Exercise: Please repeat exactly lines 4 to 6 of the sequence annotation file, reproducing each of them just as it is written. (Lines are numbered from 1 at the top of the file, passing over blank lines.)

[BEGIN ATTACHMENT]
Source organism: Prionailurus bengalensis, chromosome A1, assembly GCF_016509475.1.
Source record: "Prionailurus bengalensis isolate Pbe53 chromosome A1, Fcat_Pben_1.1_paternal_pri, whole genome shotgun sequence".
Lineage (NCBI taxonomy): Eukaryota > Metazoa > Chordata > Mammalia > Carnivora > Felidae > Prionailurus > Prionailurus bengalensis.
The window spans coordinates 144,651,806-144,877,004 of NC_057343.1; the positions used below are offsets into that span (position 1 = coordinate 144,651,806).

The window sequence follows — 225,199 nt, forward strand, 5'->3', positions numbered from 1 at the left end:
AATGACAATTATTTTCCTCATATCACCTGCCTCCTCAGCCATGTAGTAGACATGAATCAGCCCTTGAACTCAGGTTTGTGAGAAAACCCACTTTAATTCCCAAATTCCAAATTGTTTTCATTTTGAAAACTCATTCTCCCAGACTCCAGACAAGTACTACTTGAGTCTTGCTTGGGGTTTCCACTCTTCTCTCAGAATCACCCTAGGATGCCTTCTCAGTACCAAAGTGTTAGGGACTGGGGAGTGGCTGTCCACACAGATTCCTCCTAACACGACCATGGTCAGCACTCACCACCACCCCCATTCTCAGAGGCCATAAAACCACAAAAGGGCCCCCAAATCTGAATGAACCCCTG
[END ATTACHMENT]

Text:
The window spans coordinates 144,651,806-144,877,004 of NC_057343.1; the positions used below are offsets into that span (position 1 = coordinate 144,651,806).

The window sequence follows — 225,199 nt, forward strand, 5'->3', positions numbered from 1 at the left end:
AATGACAATTATTTTCCTCATATCACCTGCCTCCTCAGCCATGTAGTAGACATGAATCAGCCCTTGAACTCAGGTTTGTGAGAAAACCCACTTTAATTCCCAAATTCCAAATTGTTTTCATTTTGAAAACTCATTCTCCCAGACTCCAGACAAGTACTACTTGAGTCTTGCTTGGGGTTTCCACTCTTCTCTCAGAATCACCCTAGGATGCCTTCTCAGTACCAAAGTGTTAGGGACTGGGGAGTGGCTGTCCACACAGATTCCTCCTAACACGACCATGGTCAGCACTCACCACCACCCCCATTCTCAGAGGCCATAAAACCACAAAAGGGCCCCCAAATCTGAATGAACCCCTG